3. International Healthcare: Health services in Canada are not free. No Minister Taylor, Canada can’t offer Kawhi ‘free’ health care

by admin on 08/13/2019 12:40 AM

Appeared in the Ottawa Sun, July 3, 2019

Ever since the Raptors won the NBA championship, businesses across Canada have (mostly in jest) offered Finals MVP Kawhi Leonard free access to their services as an extra incentive for the free agent to resign with Toronto.

Over the weekend, Federal Health Minister Ginette Petitpas Taylor joined the chorus, posting on Twitter that Kawhi should also consider that in Canada he’ll receive “free health care.” But unless the minister is suggesting Kawhi would be exempt from paying taxes, she’s making the superstar small forward a promise she can’t keep.

Health services in Canada are not free. In fact, Canada’s provincial and territorial governments spent an estimated $162.7 billion on the country’s public health-care system in 2018. And Canadians, through a variety of different taxes, were responsible for the bill.

Of course, Minister Taylor was just having a bit of fun, but her tweet reinforces a widely held misconception—that because patients rarely (if ever) directly pay any money for care in hospitals or doctor’s offices, health care in this country is “free.” So it’s worthwhile to take the opportunity to correct this mistaken notion.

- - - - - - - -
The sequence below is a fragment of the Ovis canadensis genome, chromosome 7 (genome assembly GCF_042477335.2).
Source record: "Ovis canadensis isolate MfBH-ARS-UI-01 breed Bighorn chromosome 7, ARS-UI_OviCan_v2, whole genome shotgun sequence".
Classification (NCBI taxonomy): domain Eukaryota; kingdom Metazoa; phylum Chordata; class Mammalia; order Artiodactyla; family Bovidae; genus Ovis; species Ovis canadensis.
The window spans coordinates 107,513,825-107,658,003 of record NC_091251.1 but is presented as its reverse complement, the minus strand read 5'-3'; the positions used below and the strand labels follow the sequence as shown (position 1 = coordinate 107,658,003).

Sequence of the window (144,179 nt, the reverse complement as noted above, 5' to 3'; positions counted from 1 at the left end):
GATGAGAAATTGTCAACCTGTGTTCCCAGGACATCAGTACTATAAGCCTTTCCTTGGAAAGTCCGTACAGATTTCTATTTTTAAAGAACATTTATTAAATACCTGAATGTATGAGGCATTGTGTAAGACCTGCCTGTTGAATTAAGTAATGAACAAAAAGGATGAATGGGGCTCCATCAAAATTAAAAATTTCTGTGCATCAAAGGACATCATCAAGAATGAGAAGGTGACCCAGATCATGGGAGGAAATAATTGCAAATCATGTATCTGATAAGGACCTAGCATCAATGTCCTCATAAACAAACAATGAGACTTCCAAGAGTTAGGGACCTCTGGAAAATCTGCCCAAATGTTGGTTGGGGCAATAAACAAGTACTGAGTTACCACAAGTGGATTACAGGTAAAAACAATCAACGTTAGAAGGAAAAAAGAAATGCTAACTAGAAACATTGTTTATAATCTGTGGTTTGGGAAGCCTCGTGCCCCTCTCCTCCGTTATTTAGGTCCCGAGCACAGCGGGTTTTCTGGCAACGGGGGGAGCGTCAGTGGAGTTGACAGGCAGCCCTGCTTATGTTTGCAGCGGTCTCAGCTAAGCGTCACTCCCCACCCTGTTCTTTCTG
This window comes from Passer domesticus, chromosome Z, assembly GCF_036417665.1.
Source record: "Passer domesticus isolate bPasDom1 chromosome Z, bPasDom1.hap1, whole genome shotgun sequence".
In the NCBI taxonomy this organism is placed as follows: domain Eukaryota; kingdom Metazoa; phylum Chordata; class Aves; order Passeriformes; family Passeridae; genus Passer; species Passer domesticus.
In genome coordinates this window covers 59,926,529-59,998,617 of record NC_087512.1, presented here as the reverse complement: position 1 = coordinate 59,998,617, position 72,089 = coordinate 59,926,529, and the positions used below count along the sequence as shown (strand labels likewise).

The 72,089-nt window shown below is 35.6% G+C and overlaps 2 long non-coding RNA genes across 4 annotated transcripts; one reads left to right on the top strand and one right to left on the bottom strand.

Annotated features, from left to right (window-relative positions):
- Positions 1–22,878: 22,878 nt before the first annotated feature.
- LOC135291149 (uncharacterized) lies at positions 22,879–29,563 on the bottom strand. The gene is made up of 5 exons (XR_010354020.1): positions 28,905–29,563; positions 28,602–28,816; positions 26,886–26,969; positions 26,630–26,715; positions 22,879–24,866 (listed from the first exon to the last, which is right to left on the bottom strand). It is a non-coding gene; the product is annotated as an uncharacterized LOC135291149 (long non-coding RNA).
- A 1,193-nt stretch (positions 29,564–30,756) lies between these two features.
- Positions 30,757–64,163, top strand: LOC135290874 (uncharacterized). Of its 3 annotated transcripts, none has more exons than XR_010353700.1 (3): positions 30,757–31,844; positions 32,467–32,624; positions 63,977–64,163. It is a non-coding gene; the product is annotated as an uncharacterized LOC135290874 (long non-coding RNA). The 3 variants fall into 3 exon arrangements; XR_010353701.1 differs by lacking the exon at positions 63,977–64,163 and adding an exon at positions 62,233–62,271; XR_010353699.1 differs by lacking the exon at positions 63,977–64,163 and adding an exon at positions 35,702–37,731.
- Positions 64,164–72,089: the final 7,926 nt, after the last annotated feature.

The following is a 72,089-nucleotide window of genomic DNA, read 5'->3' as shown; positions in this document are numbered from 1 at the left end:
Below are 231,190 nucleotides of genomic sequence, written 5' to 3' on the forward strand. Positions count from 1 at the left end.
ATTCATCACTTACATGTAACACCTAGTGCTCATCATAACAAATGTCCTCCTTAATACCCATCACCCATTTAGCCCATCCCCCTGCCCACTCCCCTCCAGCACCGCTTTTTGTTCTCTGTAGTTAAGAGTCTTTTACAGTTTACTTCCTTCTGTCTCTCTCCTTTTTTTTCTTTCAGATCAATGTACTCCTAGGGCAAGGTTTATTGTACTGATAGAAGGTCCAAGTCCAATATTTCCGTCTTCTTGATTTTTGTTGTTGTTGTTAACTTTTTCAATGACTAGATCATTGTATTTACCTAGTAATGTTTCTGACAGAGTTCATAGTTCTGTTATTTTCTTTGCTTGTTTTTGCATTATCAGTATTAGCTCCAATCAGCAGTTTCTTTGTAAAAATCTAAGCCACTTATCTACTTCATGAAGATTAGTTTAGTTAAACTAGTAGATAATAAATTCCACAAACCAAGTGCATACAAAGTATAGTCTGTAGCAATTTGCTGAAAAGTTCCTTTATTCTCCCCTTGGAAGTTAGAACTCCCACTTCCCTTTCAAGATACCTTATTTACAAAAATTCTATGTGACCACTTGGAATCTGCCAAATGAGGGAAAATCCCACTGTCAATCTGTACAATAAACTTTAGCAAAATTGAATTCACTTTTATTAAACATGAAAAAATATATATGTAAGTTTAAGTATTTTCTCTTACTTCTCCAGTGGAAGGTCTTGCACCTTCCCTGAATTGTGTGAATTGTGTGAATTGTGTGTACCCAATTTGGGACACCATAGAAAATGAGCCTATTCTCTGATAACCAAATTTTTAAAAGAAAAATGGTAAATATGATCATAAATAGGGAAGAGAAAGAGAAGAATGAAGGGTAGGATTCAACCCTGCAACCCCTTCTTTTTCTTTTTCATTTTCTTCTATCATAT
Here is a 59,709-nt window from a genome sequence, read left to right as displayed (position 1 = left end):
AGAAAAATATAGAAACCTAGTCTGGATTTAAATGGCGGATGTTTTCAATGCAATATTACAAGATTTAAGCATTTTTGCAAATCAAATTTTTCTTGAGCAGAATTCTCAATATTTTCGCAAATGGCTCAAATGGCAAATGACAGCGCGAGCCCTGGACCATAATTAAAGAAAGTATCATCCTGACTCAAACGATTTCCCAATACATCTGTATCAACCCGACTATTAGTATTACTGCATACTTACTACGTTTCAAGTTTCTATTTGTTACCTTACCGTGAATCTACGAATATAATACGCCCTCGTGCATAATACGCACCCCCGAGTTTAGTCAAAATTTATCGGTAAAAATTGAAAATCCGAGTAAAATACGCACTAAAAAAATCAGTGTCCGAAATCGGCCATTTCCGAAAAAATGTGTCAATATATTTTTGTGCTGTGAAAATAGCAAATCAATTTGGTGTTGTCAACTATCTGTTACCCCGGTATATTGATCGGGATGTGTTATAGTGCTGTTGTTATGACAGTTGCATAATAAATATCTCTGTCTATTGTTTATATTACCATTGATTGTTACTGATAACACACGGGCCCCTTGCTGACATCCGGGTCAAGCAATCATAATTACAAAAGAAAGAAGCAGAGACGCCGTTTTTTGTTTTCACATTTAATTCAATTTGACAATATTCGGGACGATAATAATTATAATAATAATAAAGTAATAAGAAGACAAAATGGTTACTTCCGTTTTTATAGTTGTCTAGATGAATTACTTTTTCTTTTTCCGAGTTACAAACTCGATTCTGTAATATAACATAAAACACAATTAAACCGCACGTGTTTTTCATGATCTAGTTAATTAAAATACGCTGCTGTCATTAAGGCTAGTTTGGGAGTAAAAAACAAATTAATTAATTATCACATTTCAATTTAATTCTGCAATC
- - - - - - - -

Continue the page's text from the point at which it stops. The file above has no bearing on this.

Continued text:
The most obvious way Canadians pay for health care is through our tax dollars. However, instead of a dedicated tax, general government revenues from a variety of sources (including income and sales taxes) fund health care. This makes it very difficult to estimate exactly how much we pay for public health care, further contributing to the “free” myth. . .

One recent Fraser Institute analysis showed that the average Canadian family (two parents, two children) paid $12,935 for public health care in 2018 through the country’s tax system. . .

[A] recent study found that more than one million Canadians spent time on a wait list for medically necessary health services in 2018. Long waits are another cost of the Canadian health-care system. . .

Now, opinions may vary on whether Canadians get good value for the money we pay in taxes to support public health care, but the notion that it’s “free” is clearly false.

Author:  Ben Eisen

Senior Fellow, Fraser Institute


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Government medicine does not give timely access to healthcare,
only access to a waiting list.

–Canadian Supreme Court Decision 2005 SCC 35, [2005] 1 S.C.R. 791


In America, everyone has access to HealthCare at all times. No one can be refused by any hospital.

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